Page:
BW Writers Targeted by HP


Hewlett-Packard Co. (HPQ) targeted three BusinessWeek reporters among the nine journalists whose phone records it sought through a controversial method known as "pretexting," the computer maker confirmed on Sept. 8. During an investigation of leaks from board members to the press, HP targeted phone records of BusinessWeek writers Peter Burrows and Ben Elgin, based in San Mateo, Calif., and Roger Crockett in Chicago.

BusinessWeek has learned that the Justice Dept. has launched a federal investigation into the case. The U.S. Attorney's Office for the Northern District of California in San Francisco is investigating the reported pretexting, sources close to the investigation confirmed.

INSIDE SOURCES. The HP investigation has raised a furor among Silicon Valley leaders, legal and corporate governance experts, and journalists because pretexting is a possibly illegal method of obtaining telephone records. The computer maker says it hired a private investigator whose outside contractors posed as board members and the journalists to gain access to the phone records.

The HP board met on Sunday, Sept. 10. The company declined to say whether it was an emergency meeting of directors to discuss the fallout from the probe. HP Chairman Patricia Dunn, who initiated the investigation, has said that she would resign from the company if asked to do so by the board. The board meeting on Sunday ended without any decision regarding Dunn or the probe. HP said the board will reconvene on Monday.

HP says it began its investigation in late spring 2005 after a series of leaks about board and management meetings, including details about then-Chief Executive Carly Fiorina's leadership. In January, 2006, the online news service CNET published a story containing information that HP believed only a board member would have known. That was followed by stories in a number of publications, including BusinessWeek, that cited inside sources, prompting Dunn to intensify the probe into who on the board was the source of the leaks.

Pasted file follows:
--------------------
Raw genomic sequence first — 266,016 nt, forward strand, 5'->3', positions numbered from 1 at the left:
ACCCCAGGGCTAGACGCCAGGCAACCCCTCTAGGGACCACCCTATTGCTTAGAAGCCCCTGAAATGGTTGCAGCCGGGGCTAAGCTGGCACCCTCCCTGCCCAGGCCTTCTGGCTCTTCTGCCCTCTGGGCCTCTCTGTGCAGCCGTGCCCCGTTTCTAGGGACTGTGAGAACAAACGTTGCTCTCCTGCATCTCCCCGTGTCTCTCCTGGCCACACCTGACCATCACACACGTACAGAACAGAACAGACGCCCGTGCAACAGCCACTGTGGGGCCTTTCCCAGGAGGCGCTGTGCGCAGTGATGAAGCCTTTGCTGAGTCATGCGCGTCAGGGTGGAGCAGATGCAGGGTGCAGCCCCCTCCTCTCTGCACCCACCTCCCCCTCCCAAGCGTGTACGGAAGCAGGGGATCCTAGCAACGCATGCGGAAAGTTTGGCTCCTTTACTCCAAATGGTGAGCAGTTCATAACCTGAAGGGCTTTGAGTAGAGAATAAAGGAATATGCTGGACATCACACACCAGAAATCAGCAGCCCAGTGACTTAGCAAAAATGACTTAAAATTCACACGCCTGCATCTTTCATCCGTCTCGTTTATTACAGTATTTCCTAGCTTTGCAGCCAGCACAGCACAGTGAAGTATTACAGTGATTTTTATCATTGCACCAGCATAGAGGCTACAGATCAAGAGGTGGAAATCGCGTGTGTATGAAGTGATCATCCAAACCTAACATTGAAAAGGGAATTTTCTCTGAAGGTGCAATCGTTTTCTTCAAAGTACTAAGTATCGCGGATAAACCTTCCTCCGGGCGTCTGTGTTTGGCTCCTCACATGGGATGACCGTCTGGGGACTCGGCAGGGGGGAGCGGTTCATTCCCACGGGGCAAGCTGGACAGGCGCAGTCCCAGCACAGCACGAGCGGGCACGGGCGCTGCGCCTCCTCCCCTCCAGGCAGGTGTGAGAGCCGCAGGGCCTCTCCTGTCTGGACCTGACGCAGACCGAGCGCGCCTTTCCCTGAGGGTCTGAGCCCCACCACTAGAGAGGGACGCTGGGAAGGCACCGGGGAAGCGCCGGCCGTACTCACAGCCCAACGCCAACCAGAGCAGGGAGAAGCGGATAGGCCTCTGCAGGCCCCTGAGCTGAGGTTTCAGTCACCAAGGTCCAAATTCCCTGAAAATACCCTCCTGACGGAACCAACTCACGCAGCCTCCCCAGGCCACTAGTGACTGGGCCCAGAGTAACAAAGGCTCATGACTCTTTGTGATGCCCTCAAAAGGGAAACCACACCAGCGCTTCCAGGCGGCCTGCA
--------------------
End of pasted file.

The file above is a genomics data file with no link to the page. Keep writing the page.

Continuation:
California Attorney General Bill Lockyer says he believes the practice of pretexting is illegal in the state and has launched an inquiry, though HP says it has not received any subpoenas. AT&T (T) has filed two lawsuits in connection with the HP case, one in San Antonio and one in San Francisco. The suits, each of which target 25 John Doe defendants, seek to block the John Does from accessing AT&T accounts in the future and request the return of all information obtained by the defendants. The lawsuits cite pretexting incidents dating as far back as September, 2004, but AT&T would not say whether any of the incidents cited were directly connected to HP's investigation.

The company also has demanded $10,000 in damages, unspecified punitive damages, and attorney fees.

After Fiorina's departure in early February, 2005, BusinessWeek writers Burrows, Elgin, and Crockett reported on the search for a new HP chief executive. In late March, Burrows, with reporting from Elgin and Crockett, broke the story that current HP CEO Mark Hurd was likely to get the nod.